of the previous observations value for **sumwt** and **cnt**.
Note that the variable **first.famid** exists only
because **famid** was declared with the **BY** statement.

DATA sum3 ; SET kids ; BY famid ; * this resets the running total to 0 at the start of a family ; IF first.famid THEN DO; sumwt = 0; cnt = 0; END; sumwt + wt ; cnt + 1 ; meanwt = sumwt / cnt ; RUN; PROC PRINT DATA=sum3 ; VAR famid wt sumwt cnt meanwt ; RUN;

The output is shown below.

OBS FAMID WT SUMWT CNT MEANWT1 1 60 60 1 60 2 1 40 100 2 50 3 1 20 120 3 40 4 2 80 80 1 80 5 2 50 130 2 65 6 2 20 150 3 50 7 3 60 60 1 60 8 3 40 100 2 50 9 3 20 120 3 40

## 5. Outputting observations using last. variables

This next section is almost identical to the above section, except that here ONLY the last observation
within each family is outputted to the dataset **sum4**. This is what the variable
**last.famid**
is used for. Note (again) that the variables **first.famid** and **last.famid** only exist because
**famid** was declared with the
**by**
statement. Lastly, only the variables **famid**, **sumwt**, **cnt** and
**meanwt** are kept in the dataset **sum4**.
This is achieved using the **keep** statement followed by the list of variables one wants to keep.

DATA sum4 ; SET kids ; BY famid ; IF first.famid THEN DO; sumwt = 0; cnt = 0; END; sumwt + wt ; cnt + 1 ; meanwt = sumwt / cnt ; IF last.famid THEN DO; OUTPUT; END; KEEP famid sumwt cnt meanwt ; RUN; PROC PRINT DATA=sum4 ; RUN;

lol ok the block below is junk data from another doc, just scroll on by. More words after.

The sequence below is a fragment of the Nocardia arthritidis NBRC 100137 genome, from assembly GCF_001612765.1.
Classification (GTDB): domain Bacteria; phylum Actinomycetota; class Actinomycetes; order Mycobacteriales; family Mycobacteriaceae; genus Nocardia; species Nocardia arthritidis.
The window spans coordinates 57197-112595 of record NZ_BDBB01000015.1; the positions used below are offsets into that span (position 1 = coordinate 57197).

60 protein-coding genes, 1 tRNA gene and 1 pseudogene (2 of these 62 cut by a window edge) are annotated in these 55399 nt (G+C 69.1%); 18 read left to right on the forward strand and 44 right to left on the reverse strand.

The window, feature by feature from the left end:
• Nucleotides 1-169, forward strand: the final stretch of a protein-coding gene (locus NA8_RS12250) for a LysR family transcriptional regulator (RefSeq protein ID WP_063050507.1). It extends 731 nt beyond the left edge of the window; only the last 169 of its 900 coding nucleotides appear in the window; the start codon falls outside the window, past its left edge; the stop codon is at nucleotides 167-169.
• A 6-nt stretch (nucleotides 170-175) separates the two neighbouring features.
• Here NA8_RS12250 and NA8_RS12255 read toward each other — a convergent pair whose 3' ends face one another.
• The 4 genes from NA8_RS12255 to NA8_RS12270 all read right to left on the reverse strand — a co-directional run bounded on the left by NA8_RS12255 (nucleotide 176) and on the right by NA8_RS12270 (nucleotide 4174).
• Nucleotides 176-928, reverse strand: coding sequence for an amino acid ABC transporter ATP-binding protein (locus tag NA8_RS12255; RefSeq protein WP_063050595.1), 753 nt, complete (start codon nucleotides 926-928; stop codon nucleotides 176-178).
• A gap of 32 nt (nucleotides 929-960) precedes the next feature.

The output is shown below.

OBS FAMID SUMWT CNT MEANWT 1 1 120 3 40 2 2 150 3 50 3 3 120 3 40

## 6. Computing a running total with explicitly retained variables

In the above sections, all retained variables were implicitly declared with the terms ‘sumwt + wt’
and ‘cnt + 1’. retained variables can also be explicitly declared using the **retain** statement. In the example below
notice that the variables **sumwt** and **cnt** are listed in the
**retain** statement. Moreover, notice that the terms
‘sumwt + wt’ and ‘cnt + 1’ have been replaced with the equations ‘sumwt = sumwt + wt’ and ‘cnt = cnt + 1’. When variables
are declared as retained variables, explicitly, the counter equations must by given. However, when variables are
declared as retained variables implicitly, ONLY the terms on the right side of the counter equations are required.

DATA sum5 ; SET kids ; BY famid ; RETAIN sumwt cnt ; IF first.famid THEN DO; sumwt = 0; cnt = 0; END; sumwt = sumwt + wt ; cnt = cnt + 1 ; meanwt = sumwt / cnt ; IF last.famid THEN OUTPUT; KEEP famid sumwt cnt meanwt ; RUN; PROC PRINT DATA=sum5 ; RUN;

The output is shown below.

OBS FAMID SUMWT CNT MEANWT 1 1 120 3 40 2 2 150 3 50 3 3 120 3 40

## 7. Sorting data before collapsing across observations

All of the previous sections have worked on the assumption that the data are sorted
**by** **famid**, which is true
of the sample dataset **kids** defined in section 1. However, if this is not the case, and the data are not sorted
**by ****famid**, then the results of a counter may be incorrect. Additionally, in some instances, you may need to
temporarily sort a dataset, but you may not want to sort the main data file. The example below sorts the dataset
**kids**
with **proc sort** and names the sorted output dataset **sortkids**. The dataset
**sum6** then uses the dataset **sortkids**
instead of the **kids** dataset.

PROC SORT DATA=kids OUT=sortkids ; BY famid ; RUN ; DATA sum6 ; SET sortkids ; RETAIN sumwt cnt ; BY famid ; IF first.famid THEN DO; sumwt = 0; cnt = 0; END; sumwt = sumwt + wt ; cnt = cnt + 1 ; meanwt = sumwt / cnt ; IF last.famid THEN OUTPUT; KEEP famid sumwt cnt meanwt ; RUN; PROC PRINT DATA=sum6 ; RUN;

The output is shown below.

OBS FAMID SUMWT CNT MEANWT 1 1 120 3 40 2 2 150 3 50 3 3 120 3 40